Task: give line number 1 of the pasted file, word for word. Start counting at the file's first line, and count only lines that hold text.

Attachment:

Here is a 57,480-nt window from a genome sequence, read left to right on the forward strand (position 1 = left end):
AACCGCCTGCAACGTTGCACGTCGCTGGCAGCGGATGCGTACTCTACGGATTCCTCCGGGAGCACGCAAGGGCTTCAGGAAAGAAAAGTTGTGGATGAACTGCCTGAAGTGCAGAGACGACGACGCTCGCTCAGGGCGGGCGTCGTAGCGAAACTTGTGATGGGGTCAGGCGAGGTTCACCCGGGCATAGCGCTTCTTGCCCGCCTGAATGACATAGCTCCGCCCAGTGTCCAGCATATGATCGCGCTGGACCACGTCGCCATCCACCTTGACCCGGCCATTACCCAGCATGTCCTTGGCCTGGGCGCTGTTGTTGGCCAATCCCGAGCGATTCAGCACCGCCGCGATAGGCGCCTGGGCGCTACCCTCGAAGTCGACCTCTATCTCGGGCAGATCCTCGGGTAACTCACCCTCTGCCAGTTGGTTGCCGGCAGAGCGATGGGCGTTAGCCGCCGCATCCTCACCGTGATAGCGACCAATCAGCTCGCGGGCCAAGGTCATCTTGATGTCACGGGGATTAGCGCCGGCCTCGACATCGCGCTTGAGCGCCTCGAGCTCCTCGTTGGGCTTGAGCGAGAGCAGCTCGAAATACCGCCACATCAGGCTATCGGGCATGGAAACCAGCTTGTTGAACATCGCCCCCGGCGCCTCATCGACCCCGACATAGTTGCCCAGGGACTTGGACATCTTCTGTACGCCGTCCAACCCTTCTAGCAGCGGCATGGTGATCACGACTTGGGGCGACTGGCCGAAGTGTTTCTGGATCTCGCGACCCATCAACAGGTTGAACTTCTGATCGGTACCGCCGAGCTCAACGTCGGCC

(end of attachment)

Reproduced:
Here is a 57,480-nt window from a genome sequence, read left to right on the forward strand (position 1 = left end):